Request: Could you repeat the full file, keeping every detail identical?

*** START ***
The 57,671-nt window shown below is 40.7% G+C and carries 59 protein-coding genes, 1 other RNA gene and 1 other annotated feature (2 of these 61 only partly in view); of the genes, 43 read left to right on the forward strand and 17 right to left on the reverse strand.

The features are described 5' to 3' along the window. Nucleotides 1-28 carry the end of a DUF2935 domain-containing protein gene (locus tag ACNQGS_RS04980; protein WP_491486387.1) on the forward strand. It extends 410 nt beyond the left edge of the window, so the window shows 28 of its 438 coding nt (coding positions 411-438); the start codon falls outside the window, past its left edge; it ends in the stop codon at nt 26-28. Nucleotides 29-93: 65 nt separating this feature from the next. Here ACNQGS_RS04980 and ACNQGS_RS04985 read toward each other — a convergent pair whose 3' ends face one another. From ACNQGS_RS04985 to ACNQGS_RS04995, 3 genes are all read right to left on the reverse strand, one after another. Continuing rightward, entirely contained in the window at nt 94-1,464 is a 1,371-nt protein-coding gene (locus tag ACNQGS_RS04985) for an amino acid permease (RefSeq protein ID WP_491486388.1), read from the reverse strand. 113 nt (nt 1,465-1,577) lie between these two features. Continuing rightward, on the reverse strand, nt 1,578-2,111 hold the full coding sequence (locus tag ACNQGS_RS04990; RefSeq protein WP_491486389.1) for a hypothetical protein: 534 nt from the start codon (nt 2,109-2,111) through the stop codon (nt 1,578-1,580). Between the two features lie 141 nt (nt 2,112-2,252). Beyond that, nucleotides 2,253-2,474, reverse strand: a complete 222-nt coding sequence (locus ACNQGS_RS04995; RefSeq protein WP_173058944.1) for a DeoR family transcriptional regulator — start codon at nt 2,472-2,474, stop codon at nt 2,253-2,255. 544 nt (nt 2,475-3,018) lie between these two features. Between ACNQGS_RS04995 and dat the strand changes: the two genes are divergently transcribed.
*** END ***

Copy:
The 57,671-nt window shown below is 40.7% G+C and carries 59 protein-coding genes, 1 other RNA gene and 1 other annotated feature (2 of these 61 only partly in view); of the genes, 43 read left to right on the forward strand and 17 right to left on the reverse strand.

The features are described 5' to 3' along the window. Nucleotides 1-28 carry the end of a DUF2935 domain-containing protein gene (locus tag ACNQGS_RS04980; protein WP_491486387.1) on the forward strand. It extends 410 nt beyond the left edge of the window, so the window shows 28 of its 438 coding nt (coding positions 411-438); the start codon falls outside the window, past its left edge; it ends in the stop codon at nt 26-28. Nucleotides 29-93: 65 nt separating this feature from the next. Here ACNQGS_RS04980 and ACNQGS_RS04985 read toward each other — a convergent pair whose 3' ends face one another. From ACNQGS_RS04985 to ACNQGS_RS04995, 3 genes are all read right to left on the reverse strand, one after another. Continuing rightward, entirely contained in the window at nt 94-1,464 is a 1,371-nt protein-coding gene (locus tag ACNQGS_RS04985) for an amino acid permease (RefSeq protein ID WP_491486388.1), read from the reverse strand. 113 nt (nt 1,465-1,577) lie between these two features. Continuing rightward, on the reverse strand, nt 1,578-2,111 hold the full coding sequence (locus tag ACNQGS_RS04990; RefSeq protein WP_491486389.1) for a hypothetical protein: 534 nt from the start codon (nt 2,109-2,111) through the stop codon (nt 1,578-1,580). Between the two features lie 141 nt (nt 2,112-2,252). Beyond that, nucleotides 2,253-2,474, reverse strand: a complete 222-nt coding sequence (locus ACNQGS_RS04995; RefSeq protein WP_173058944.1) for a DeoR family transcriptional regulator — start codon at nt 2,472-2,474, stop codon at nt 2,253-2,255. 544 nt (nt 2,475-3,018) lie between these two features. Between ACNQGS_RS04995 and dat the strand changes: the two genes are divergently transcribed.